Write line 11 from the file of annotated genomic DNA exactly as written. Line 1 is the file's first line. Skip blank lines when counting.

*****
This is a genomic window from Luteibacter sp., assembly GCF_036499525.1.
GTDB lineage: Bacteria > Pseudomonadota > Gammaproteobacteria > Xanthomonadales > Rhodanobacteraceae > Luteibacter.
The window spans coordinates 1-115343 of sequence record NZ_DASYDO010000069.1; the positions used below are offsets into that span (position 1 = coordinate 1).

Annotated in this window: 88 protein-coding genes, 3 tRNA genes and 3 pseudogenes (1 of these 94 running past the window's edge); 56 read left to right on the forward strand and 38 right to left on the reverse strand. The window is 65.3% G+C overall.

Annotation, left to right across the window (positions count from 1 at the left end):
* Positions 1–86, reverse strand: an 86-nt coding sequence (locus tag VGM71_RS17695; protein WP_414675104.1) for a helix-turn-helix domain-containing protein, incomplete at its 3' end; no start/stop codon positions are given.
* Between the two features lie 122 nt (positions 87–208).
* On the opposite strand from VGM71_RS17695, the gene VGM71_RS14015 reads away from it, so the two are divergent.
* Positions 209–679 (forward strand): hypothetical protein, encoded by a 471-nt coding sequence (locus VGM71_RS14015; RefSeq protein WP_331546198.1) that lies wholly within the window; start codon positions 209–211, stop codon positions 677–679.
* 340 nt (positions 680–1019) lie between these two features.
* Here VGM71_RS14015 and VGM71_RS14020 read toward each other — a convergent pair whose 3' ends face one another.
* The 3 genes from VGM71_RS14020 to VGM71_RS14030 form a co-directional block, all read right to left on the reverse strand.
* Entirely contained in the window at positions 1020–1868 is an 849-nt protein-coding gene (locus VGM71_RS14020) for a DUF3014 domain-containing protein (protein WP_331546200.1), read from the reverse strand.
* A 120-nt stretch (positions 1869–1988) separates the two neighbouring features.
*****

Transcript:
* Here VGM71_RS14015 and VGM71_RS14020 read toward each other — a convergent pair whose 3' ends face one another.